Photographing Kearny Marsh by Kayak

Roy Woodford writes

All those hours standing on Disposal Road waiting for Northern Harrier fly-bys with Ron Shields definitely didn't go to waste.  The stories of what he was able to see and photograph convinced me to go buy a kayak. 

I'll have to admit, shooting from a boat gives some unique perspectives and opportunities that you wouldn't otherwise get … and it's more difficult than I thought it would be.

 Nonetheless, in the four hours I was out there I found tons of Tree Swallows, Barn Swallows and Red-winged Blackbirds all buzzing by within feet of my head.  I also came across Common Moorhens, American Coots, Wood Ducks, Mallards, Semipalmated Sandpipers (I think – check the picture), Killdeer, Osprey, one Least Bittern , Swamp Sparrows, Great Egrets, Great Blue Herons, and Black-crowned Night Herons (and many other species I can't identify). 

There are lots of Painted Turtles (I think) and Snapping Turtles as well.  I'm sure I missed a ton of things … I could spend all day out there.


Three more pix follow.




4 thoughts on “Photographing Kearny Marsh by Kayak

  1. jim wright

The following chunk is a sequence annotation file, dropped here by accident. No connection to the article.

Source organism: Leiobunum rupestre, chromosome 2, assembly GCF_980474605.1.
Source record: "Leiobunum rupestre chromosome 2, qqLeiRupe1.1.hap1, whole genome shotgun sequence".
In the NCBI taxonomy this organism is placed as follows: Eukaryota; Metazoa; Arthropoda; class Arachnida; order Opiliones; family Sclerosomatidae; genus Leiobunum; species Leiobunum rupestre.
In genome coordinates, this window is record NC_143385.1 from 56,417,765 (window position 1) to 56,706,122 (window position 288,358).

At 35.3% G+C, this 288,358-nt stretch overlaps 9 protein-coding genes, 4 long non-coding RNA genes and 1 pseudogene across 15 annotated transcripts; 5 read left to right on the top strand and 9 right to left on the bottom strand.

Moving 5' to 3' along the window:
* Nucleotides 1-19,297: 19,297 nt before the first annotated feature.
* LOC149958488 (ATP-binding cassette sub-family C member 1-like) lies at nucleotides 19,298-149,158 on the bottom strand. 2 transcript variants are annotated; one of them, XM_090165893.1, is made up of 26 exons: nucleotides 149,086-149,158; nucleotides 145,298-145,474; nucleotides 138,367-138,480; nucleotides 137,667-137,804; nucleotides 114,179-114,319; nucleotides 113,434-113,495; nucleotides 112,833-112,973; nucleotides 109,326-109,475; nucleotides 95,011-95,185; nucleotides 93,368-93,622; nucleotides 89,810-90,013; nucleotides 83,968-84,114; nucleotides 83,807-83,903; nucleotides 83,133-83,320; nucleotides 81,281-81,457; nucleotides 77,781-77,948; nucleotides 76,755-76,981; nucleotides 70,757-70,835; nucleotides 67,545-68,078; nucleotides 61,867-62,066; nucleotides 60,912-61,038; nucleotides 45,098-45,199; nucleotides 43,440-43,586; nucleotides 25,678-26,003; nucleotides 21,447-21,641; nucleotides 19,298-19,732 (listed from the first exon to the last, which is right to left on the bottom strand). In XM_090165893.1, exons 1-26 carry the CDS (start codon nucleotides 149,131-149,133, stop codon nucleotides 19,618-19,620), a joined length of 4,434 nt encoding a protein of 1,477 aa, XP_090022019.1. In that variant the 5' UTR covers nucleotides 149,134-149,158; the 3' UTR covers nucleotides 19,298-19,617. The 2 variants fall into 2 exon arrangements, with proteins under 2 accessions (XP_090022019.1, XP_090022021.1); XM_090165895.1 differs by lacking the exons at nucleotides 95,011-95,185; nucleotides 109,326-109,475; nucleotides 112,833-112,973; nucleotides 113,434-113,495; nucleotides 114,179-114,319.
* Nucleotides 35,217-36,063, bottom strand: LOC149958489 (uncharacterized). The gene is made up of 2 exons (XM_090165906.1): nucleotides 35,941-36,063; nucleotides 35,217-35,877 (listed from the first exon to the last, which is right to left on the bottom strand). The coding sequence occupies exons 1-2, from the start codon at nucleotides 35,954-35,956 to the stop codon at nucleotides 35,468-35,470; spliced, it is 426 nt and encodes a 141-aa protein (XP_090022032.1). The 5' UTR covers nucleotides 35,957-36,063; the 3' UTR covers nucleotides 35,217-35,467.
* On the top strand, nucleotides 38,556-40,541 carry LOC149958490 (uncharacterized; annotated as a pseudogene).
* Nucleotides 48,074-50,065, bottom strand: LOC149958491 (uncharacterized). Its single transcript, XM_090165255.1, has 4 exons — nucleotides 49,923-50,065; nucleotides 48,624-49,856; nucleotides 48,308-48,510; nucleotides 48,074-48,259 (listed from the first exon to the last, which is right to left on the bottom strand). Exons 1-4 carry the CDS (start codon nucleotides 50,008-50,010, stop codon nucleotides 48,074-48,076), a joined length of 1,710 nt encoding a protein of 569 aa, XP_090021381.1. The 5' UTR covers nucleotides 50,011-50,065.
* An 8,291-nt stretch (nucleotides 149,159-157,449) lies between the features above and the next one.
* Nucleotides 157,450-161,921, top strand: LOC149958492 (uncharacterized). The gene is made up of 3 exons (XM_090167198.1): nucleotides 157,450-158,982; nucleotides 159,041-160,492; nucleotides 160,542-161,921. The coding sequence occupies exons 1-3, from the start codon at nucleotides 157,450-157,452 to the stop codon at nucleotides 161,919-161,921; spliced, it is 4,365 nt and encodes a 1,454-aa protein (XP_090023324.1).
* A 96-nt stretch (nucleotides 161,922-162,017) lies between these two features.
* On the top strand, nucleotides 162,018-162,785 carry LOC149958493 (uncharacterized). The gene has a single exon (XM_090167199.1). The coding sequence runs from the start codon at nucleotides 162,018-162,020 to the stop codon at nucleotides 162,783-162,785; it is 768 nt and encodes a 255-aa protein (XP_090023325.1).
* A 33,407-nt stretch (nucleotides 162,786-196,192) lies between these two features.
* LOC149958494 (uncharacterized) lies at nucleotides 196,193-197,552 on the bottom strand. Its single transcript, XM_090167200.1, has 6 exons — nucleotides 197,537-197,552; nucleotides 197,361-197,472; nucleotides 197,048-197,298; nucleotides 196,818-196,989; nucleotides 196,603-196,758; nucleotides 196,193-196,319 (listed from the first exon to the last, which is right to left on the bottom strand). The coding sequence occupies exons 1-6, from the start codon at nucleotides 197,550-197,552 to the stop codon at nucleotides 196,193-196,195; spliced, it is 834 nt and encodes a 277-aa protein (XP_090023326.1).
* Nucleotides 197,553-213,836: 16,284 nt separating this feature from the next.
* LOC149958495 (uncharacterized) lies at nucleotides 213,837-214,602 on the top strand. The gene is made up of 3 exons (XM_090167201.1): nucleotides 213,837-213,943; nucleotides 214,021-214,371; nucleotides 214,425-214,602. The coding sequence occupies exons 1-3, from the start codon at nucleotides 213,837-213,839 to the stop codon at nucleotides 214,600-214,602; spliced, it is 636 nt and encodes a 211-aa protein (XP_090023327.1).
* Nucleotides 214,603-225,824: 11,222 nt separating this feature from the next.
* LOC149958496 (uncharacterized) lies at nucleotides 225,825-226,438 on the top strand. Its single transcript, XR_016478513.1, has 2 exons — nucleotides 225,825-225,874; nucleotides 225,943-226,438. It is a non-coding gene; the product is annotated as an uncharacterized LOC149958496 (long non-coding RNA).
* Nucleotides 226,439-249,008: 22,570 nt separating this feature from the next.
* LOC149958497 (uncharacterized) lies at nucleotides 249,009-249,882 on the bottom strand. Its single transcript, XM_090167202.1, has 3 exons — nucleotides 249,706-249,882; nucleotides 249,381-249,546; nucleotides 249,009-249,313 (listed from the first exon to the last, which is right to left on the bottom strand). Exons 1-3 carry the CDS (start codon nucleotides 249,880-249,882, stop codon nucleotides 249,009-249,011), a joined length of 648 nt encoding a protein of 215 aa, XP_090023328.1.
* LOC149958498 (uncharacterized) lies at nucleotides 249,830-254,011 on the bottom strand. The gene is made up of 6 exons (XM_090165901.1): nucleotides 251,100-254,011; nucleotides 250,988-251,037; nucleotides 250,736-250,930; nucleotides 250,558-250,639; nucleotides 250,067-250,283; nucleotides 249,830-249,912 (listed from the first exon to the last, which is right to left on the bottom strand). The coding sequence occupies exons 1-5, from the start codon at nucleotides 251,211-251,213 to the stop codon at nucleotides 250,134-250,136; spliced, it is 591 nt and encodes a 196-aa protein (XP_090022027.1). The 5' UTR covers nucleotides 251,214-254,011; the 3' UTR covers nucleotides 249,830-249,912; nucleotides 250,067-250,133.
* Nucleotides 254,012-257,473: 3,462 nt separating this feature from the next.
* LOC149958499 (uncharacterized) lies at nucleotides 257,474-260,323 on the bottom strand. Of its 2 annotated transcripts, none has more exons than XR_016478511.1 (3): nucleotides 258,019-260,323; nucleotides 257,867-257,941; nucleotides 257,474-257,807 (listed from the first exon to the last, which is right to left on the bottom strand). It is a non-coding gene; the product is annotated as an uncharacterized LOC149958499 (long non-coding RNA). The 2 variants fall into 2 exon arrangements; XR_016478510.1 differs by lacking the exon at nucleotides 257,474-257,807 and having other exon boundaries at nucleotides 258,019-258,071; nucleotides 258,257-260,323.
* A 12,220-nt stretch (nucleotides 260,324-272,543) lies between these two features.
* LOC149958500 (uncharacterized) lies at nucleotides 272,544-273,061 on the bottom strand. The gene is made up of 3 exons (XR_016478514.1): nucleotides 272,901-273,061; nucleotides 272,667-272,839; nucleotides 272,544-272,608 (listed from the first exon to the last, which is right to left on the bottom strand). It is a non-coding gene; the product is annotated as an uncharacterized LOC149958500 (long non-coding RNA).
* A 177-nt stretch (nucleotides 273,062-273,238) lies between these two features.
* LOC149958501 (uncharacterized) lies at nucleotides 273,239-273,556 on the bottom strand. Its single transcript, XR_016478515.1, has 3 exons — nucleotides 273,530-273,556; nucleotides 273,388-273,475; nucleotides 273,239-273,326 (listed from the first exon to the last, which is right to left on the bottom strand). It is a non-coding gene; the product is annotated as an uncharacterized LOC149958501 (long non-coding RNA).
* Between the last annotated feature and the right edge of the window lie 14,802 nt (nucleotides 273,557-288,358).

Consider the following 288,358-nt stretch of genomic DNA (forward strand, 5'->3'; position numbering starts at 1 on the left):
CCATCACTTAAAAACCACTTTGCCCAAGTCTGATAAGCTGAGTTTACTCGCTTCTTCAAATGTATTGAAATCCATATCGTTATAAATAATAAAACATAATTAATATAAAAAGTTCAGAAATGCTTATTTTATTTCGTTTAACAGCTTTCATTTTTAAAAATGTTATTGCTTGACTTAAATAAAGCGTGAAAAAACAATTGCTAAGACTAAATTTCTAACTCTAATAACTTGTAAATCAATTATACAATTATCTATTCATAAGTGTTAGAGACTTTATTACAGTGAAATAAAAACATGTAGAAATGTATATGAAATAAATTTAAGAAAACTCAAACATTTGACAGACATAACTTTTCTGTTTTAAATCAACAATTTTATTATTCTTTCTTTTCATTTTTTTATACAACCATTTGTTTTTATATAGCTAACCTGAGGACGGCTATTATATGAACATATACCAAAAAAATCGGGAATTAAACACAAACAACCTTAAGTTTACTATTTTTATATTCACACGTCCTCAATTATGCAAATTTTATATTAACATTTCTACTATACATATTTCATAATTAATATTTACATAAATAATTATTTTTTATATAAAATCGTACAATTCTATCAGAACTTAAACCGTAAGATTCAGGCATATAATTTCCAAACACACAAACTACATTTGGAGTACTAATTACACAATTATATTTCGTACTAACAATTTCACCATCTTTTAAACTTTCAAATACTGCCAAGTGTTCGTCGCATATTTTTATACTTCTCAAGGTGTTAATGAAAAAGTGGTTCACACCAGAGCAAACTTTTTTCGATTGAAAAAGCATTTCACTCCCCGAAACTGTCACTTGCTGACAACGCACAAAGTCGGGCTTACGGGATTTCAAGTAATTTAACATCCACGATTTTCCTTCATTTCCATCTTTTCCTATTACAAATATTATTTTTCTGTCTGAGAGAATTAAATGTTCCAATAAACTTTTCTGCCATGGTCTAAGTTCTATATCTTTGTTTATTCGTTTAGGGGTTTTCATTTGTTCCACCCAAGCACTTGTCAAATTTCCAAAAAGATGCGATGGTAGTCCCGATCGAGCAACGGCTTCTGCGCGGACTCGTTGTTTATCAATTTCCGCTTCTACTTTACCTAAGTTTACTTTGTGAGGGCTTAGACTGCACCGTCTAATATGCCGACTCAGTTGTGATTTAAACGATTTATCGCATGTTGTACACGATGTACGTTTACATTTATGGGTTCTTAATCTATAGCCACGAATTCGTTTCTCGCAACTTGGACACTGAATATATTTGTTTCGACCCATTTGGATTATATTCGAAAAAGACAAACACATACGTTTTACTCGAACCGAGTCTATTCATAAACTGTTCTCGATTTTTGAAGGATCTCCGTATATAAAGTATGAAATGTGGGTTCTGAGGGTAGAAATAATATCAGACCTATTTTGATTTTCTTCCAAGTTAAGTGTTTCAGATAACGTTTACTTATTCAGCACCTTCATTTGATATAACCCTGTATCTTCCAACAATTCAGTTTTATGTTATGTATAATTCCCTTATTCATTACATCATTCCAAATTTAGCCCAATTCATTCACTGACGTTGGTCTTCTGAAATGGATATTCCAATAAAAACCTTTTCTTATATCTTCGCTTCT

Least Bitterns tend to be pretty skittish. I think you really want to be in a one-person kayak to take photographs in the Kearny Marsh. As far as I am concerned, canoes are way toooo tippy — and that’s before you try to take a photo… :- )
    Anybody else’s thoughts?

  2. Ron

    I would second Jim’s opinion with regards to a single-person kayak which can handle the very shallow water and tree stumps that you will encounter during the summer months. They can also get in and out of tight spaces extremely well. I’ve been fortunate to photograph several least bitterns in the Kearny Marsh over the years. When flushed, they usually melt quickly into the surrounding phragmites. Best opportunities arise when the bittern freezes at the edge of the reeds.
    The good looks to good photos ratio is extremely one-sided.


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